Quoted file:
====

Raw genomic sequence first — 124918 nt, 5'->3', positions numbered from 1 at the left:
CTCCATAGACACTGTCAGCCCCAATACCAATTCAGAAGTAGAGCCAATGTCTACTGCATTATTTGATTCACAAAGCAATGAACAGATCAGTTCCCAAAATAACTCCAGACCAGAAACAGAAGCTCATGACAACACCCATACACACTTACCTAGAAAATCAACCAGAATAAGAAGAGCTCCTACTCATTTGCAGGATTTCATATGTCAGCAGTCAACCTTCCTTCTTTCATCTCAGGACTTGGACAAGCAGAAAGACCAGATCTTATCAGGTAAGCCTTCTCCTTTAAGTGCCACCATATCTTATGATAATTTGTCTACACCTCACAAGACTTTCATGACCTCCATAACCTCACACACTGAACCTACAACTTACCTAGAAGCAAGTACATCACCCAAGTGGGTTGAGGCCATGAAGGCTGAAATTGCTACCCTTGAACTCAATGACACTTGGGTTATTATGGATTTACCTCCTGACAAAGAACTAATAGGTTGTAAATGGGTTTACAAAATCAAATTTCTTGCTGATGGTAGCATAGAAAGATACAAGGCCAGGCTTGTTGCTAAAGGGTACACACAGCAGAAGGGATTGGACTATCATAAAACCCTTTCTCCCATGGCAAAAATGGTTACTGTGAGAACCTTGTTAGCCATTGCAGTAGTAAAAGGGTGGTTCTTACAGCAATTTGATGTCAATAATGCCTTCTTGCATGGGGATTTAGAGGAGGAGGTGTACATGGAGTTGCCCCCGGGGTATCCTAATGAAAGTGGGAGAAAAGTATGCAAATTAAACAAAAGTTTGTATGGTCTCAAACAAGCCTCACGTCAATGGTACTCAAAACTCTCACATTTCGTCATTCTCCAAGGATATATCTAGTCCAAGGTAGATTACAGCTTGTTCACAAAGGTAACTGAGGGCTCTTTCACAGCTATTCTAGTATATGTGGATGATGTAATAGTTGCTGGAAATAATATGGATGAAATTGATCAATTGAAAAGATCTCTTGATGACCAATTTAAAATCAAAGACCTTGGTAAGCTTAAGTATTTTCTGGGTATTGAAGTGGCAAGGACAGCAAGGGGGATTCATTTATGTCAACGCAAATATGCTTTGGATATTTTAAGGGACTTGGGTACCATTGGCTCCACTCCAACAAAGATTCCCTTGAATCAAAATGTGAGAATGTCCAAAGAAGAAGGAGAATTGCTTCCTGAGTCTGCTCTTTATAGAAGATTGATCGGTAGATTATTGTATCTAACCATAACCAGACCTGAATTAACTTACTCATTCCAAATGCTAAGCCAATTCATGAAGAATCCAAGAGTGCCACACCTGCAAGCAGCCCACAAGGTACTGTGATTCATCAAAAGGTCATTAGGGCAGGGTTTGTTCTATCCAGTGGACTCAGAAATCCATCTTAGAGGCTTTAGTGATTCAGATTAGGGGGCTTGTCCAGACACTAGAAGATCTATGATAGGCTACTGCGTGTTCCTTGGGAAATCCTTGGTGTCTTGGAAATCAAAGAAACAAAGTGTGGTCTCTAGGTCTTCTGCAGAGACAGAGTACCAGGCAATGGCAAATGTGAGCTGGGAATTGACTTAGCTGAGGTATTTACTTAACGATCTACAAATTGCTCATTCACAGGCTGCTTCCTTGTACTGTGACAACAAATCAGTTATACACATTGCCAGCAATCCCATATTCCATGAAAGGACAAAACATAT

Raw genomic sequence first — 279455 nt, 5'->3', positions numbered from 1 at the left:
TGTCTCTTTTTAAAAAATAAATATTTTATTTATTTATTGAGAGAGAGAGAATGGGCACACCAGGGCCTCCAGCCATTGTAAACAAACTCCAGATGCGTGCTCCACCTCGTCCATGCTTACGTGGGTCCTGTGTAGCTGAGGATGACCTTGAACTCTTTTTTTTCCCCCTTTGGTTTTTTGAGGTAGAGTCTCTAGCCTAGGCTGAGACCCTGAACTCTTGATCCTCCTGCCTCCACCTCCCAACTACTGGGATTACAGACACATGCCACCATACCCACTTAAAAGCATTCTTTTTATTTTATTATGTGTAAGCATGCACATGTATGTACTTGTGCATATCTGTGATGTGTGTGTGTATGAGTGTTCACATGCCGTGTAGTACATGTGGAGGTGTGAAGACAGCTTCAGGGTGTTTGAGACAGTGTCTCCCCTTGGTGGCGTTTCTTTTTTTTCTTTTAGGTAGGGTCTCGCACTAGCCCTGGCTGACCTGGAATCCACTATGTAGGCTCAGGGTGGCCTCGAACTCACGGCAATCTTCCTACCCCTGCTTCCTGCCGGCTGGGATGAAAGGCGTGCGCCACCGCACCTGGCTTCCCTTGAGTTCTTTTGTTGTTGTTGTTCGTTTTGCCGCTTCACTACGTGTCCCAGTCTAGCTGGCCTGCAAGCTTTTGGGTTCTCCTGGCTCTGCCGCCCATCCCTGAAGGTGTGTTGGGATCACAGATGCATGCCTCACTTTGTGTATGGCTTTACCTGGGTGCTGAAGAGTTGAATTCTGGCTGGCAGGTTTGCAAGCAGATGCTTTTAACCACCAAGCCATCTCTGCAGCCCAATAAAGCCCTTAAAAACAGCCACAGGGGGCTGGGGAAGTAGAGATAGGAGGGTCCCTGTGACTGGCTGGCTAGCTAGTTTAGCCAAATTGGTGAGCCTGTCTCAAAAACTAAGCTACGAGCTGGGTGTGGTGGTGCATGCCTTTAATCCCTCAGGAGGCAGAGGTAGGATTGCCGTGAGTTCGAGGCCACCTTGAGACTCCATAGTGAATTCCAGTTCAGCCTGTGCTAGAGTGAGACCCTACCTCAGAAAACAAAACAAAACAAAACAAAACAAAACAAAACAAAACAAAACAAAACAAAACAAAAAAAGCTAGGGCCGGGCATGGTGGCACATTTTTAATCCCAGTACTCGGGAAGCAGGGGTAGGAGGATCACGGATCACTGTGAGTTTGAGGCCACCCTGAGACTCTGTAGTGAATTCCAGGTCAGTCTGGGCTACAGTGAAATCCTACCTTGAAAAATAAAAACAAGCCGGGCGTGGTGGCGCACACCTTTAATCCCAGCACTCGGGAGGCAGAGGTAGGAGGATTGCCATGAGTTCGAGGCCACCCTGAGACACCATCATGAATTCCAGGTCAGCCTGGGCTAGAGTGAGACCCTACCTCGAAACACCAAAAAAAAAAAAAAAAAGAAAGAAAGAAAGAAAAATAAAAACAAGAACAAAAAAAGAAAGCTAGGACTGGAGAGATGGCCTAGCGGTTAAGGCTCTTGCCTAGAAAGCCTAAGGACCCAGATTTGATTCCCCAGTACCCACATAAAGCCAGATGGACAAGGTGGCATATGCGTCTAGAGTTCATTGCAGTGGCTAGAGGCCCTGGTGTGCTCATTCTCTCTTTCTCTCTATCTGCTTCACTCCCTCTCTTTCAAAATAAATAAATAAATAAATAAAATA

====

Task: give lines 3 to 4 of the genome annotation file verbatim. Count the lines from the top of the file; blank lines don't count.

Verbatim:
Raw genomic sequence first — 279455 nt, 5'->3', positions numbered from 1 at the left:
TGTCTCTTTTTAAAAAATAAATATTTTATTTATTTATTGAGAGAGAGAGAATGGGCACACCAGGGCCTCCAGCCATTGTAAACAAACTCCAGATGCGTGCTCCACCTCGTCCATGCTTACGTGGGTCCTGTGTAGCTGAGGATGACCTTGAACTCTTTTTTTTCCCCCTTTGGTTTTTTGAGGTAGAGTCTCTAGCCTAGGCTGAGACCCTGAACTCTTGATCCTCCTGCCTCCACCTCCCAACTACTGGGATTACAGACACATGCCACCATACCCACTTAAAAGCATTCTTTTTATTTTATTATGTGTAAGCATGCACATGTATGTACTTGTGCATATCTGTGATGTGTGTGTGTATGAGTGTTCACATGCCGTGTAGTACATGTGGAGGTGTGAAGACAGCTTCAGGGTGTTTGAGACAGTGTCTCCCCTTGGTGGCGTTTCTTTTTTTTCTTTTAGGTAGGGTCTCGCACTAGCCCTGGCTGACCTGGAATCCACTATGTAGGCTCAGGGTGGCCTCGAACTCACGGCAATCTTCCTACCCCTGCTTCCTGCCGGCTGGGATGAAAGGCGTGCGCCACCGCACCTGGCTTCCCTTGAGTTCTTTTGTTGTTGTTGTTCGTTTTGCCGCTTCACTACGTGTCCCAGTCTAGCTGGCCTGCAAGCTTTTGGGTTCTCCTGGCTCTGCCGCCCATCCCTGAAGGTGTGTTGGGATCACAGATGCATGCCTCACTTTGTGTATGGCTTTACCTGGGTGCTGAAGAGTTGAATTCTGGCTGGCAGGTTTGCAAGCAGATGCTTTTAACCACCAAGCCATCTCTGCAGCCCAATAAAGCCCTTAAAAACAGCCACAGGGGGCTGGGGAAGTAGAGATAGGAGGGTCCCTGTGACTGGCTGGCTAGCTAGTTTAGCCAAATTGGTGAGCCTGTCTCAAAAACTAAGCTACGAGCTGGGTGTGGTGGTGCATGCCTTTAATCCCTCAGGAGGCAGAGGTAGGATTGCCGTGAGTTCGAGGCCACCTTGAGACTCCATAGTGAATTCCAGTTCAGCCTGTGCTAGAGTGAGACCCTACCTCAGAAAACAAAACAAAACAAAACAAAACAAAACAAAACAAAACAAAACAAAACAAAACAAAAAAAGCTAGGGCCGGGCATGGTGGCACATTTTTAATCCCAGTACTCGGGAAGCAGGGGTAGGAGGATCACGGATCACTGTGAGTTTGAGGCCACCCTGAGACTCTGTAGTGAATTCCAGGTCAGTCTGGGCTACAGTGAAATCCTACCTTGAAAAATAAAAACAAGCCGGGCGTGGTGGCGCACACCTTTAATCCCAGCACTCGGGAGGCAGAGGTAGGAGGATTGCCATGAGTTCGAGGCCACCCTGAGACACCATCATGAATTCCAGGTCAGCCTGGGCTAGAGTGAGACCCTACCTCGAAACACCAAAAAAAAAAAAAAAAAGAAAGAAAGAAAGAAAAATAAAAACAAGAACAAAAAAAGAAAGCTAGGACTGGAGAGATGGCCTAGCGGTTAAGGCTCTTGCCTAGAAAGCCTAAGGACCCAGATTTGATTCCCCAGTACCCACATAAAGCCAGATGGACAAGGTGGCATATGCGTCTAGAGTTCATTGCAGTGGCTAGAGGCCCTGGTGTGCTCATTCTCTCTTTCTCTCTATCTGCTTCACTCCCTCTCTTTCAAAATAAATAAATAAATAAATAAAATA